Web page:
2020: The Year of the Nurse & Midwife

As a group of dedicated nursing educators, it brings us great joy that the World Health Organization has proclaimed 2020 The Year of the Nurse and the Midwife. The organization made the announcement, in part, to raise awareness of the worldwide nurse shortage, noting that 9 million more nurses and midwives are needed by 2030 to achieve universal health coverage.

Being a nurse is one of the most difficult but also rewarding professions, and, in our opinion, no vocation deserves this recognition more. Read on for some of our thoughts on why nursing is important, everyday struggles that nurses face, and how nurses are changing the world.  

Why nursing is important

It is widely known that nurses are a key part of the healthcare team. They generally spend the most time with patients, building relationships and getting to know their patients on a personal level. Their relationship with patients becomes the basis for providing holistic, patient centered care. 

The reasons  nurses are important are innumerable. Nurses help to shape  the health of their communities on a daily basis. School nurses provide education, public health interventions, and preventative care to the children in our schools.  Long term care nurses hold the hands of our parents and make sure they are able to live with the dignity they have earned. Critical care nurses greet us in the ER, and mother baby nurses guide us during the birth of our first child. The list goes on, and the knowledge and skills nurses possess is extensive. Oftentimes, they literally hold our lives in their hands. 

Which is why we at the IACN are firm advocates for facilitating the seamless progression of nurses from generalist degrees (the ADN, to the BSN), to advanced practice degrees.  In addition to the types of nurses that most people are familiar with – those with A.A.S in nursing or BSN degrees – many nurses progress further in their education and have specialized skill sets that add to the quality of healthcare available to a community. Nurses with advanced degrees practice as nurse practitioners, nurse midwives, nurse anesthetists, public health practitioners, nurse educators, and nurse researchers.  Others focus on healthcare administration, working to improve the systems in which care is delivered. Regardless of their area of specialization, advanced practice nurses impact their patients and community in very tangible ways.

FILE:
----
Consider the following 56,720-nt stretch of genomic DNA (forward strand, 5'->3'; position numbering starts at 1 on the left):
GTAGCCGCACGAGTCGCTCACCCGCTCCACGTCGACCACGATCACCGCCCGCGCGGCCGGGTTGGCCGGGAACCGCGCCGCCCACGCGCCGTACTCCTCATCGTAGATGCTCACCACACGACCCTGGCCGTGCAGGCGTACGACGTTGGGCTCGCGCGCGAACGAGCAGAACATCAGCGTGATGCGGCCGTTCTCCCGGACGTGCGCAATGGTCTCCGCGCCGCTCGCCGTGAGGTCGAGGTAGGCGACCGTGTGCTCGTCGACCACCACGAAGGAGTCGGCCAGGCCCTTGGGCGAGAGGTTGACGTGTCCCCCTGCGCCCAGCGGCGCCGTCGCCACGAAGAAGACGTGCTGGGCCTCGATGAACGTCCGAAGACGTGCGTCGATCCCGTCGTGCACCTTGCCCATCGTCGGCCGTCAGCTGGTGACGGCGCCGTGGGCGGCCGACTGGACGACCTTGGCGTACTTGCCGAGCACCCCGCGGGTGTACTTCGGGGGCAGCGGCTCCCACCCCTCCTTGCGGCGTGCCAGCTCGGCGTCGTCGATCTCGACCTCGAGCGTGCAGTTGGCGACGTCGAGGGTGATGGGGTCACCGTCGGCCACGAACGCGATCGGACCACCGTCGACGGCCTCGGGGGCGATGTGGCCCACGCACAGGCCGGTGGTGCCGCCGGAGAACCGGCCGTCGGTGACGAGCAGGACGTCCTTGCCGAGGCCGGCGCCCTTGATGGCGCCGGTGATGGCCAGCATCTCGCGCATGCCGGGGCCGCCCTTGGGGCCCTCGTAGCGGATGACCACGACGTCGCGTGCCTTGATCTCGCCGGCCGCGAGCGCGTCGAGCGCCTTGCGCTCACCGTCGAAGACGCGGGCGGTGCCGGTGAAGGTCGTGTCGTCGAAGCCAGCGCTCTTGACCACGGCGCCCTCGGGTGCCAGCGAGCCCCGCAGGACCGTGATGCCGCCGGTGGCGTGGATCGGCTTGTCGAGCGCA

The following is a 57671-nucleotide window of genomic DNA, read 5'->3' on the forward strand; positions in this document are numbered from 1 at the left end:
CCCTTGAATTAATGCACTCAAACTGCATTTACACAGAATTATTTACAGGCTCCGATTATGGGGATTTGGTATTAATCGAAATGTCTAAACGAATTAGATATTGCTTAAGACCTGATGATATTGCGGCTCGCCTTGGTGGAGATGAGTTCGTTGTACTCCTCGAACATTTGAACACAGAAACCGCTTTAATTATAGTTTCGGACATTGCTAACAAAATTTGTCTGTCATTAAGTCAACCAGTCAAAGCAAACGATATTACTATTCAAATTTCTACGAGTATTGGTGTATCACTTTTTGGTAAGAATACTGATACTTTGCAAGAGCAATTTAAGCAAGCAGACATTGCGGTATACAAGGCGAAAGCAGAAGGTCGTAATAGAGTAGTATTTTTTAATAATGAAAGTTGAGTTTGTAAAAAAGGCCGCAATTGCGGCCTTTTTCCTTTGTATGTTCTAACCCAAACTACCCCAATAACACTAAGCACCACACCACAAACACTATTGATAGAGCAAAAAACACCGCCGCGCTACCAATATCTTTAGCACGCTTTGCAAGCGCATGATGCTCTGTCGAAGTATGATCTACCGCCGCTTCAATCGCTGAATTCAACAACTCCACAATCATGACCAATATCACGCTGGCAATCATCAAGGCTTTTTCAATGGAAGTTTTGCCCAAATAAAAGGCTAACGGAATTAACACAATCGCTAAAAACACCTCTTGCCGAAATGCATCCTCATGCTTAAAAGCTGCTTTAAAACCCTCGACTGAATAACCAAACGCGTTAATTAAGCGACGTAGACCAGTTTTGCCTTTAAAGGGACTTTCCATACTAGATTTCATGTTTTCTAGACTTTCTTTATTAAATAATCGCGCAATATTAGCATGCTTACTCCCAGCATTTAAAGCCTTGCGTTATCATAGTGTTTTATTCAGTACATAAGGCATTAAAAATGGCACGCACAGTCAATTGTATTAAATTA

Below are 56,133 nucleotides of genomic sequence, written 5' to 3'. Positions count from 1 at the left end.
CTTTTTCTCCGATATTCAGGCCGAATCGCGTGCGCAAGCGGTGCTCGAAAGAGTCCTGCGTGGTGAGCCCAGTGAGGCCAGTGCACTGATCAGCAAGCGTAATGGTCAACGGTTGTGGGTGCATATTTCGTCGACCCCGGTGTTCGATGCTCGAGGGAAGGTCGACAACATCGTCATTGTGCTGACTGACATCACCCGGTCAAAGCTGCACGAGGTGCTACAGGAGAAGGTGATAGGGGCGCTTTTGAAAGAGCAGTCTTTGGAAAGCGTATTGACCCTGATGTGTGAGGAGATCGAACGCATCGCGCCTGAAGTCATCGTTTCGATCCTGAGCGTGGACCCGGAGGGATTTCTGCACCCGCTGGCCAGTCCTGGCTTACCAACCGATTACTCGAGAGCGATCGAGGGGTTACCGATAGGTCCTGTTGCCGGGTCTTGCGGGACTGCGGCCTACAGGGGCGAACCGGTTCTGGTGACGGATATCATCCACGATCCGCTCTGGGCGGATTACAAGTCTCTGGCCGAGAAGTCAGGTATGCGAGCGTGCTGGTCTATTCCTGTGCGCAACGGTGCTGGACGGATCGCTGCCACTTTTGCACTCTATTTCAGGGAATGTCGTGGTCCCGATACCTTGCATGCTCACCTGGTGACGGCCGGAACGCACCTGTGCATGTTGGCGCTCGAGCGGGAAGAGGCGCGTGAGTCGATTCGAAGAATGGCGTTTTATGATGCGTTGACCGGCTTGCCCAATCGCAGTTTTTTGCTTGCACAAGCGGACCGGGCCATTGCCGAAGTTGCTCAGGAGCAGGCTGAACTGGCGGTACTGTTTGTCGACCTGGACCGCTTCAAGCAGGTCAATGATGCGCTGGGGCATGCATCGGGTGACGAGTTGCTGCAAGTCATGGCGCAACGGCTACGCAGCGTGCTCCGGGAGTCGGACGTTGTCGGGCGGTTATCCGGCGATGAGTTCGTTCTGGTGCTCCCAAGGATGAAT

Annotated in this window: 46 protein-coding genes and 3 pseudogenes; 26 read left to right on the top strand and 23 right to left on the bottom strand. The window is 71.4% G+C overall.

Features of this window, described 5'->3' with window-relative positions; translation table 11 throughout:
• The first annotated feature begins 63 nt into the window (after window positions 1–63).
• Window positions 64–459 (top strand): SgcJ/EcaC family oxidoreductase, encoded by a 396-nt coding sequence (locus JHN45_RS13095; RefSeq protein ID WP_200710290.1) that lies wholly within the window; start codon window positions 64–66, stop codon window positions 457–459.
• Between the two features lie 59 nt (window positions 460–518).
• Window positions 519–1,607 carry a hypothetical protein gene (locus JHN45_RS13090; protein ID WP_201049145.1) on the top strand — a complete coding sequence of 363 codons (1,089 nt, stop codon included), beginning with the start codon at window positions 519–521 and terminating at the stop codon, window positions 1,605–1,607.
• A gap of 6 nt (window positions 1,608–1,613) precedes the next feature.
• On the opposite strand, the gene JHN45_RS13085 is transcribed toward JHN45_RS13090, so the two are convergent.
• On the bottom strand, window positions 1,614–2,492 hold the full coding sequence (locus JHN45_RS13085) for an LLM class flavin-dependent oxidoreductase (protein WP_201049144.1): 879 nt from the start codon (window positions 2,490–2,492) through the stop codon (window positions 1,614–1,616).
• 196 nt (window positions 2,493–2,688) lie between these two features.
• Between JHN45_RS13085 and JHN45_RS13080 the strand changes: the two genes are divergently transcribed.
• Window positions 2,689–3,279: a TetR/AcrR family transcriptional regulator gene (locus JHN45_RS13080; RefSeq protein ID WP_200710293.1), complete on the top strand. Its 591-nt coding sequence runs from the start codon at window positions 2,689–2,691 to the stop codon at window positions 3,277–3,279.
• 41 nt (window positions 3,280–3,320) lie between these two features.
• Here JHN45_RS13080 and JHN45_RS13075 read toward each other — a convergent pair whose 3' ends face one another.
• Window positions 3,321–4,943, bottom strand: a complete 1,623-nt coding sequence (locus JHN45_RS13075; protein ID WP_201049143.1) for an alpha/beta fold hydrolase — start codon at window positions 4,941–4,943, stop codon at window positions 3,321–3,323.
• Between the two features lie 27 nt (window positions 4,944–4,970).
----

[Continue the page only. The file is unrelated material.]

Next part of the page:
Challenges in the healthcare environment

It is clear that healthcare as we know it is changing. And, while it is also clear that nurses are a critical part of any healthcare system, being a nurse is very challenging. Nursing has one of the highest rates of burnout of any occupation. Indeed, a recent survey from RN Network found that half of all nurses have considered leaving the profession. 

Half. 

With much of the United States facing a nursing shortage, it is no surprise that the most cited reason in the survey was “feeling overworked.” Even more alarming than the burnout rate is the rate of violence that occurs against nurses. The American Nurses Association reported that, in healthcare, 13% of days off taken by workers were the result of workplace violence. They also note that this trend has increased in recent years.  

While these statistics are shocking, it proves how resilient nurses are, and gives us another reason to celebrate them. 

How nurses change the world

Despite the challenges that nurses face, they are changing the world every day. As healthcare changes and providers are able to spend less time with their patients, more of the burden of care has fallen on nurses. They act as catalysts for this change, and consistently go above and beyond what is expected of them. 

As a result, nurses serve as teachers, companions and friends. They are patient educators and facilitate patients making life-long changes to improve their health. This dual role of caregiver and educator is an important reason that we at Illinois Association of Colleges of Nursing feel that nurses deserve this year of recognition and celebration.  

Congratulations to all of our colleagues in nursing and midwifery!

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